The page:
The real important thing to be aware of is not the type of leg locks, but the NUMBER of leg locks! In this article, we are almost exclusively recommending 3-section and 4-section tripods. This is because in almost every case, 5-section (4 locks per leg) tripods are just significantly more wobbly and less reliable.

If you want a tiny, portable tripod, you can still find a very compact one that has only 4 sections, or 3 locks, per leg. The only exception to this rule is the Peak Design Travel Tripod, because its unique design is so extremely compact, and yet it is still decently tall, and stiff enough for most lightweight, compact camera kits.

Aluminum Versus Carbon Fiber

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Before we get into actual recommendations, let’s clear up one more thing: Which is better, aluminum or carbon fiber?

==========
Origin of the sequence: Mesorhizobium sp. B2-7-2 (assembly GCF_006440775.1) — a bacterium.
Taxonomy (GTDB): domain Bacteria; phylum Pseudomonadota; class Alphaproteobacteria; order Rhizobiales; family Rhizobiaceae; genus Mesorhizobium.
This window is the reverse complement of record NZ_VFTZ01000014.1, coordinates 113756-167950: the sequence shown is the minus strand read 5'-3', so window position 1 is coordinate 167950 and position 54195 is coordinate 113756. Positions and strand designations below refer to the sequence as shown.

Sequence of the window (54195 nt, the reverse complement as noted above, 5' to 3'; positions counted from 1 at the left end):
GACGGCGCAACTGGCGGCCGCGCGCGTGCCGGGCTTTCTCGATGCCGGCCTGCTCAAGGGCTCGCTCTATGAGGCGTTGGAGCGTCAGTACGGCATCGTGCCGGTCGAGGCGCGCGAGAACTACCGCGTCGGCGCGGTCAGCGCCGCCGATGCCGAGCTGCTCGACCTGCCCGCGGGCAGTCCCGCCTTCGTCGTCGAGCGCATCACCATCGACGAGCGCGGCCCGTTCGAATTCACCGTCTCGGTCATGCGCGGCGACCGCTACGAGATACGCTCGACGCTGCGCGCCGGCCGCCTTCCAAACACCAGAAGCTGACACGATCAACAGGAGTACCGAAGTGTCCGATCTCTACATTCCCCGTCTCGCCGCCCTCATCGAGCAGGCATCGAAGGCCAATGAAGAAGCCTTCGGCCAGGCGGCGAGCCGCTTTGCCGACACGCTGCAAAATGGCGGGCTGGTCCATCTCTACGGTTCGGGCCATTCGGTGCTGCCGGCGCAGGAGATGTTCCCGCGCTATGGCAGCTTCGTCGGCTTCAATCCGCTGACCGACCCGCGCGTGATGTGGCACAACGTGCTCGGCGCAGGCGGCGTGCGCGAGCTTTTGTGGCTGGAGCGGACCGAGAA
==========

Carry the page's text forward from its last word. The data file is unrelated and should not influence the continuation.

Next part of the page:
You might think the only advantage of CF (carbon fiber) is that it’s more lightweight than metal materials. That is true, however, carbon fiber also offers a few other advantages that are just as important!

The biggest thing is that carbon fiber offers greater stiffness characteristics. In other words, despite being lighter, a carbon fiber tripod will actually be stronger and stiffer than an aluminum one! This means that carbon fiber could literally make your pictures sharper, especially if you shoot in slightly breezy or windy conditions.

Additionally, as a matter of comfort, carbon fiber doesn’t get as ice-cold as metal does, if you frequently shoot in freezing cold conditions. This is one really nice perk that can’t be fully expressed in words, but if you do a lot of hiking or walking with your tripod in your hands, in winter conditions, then CF is a real treat.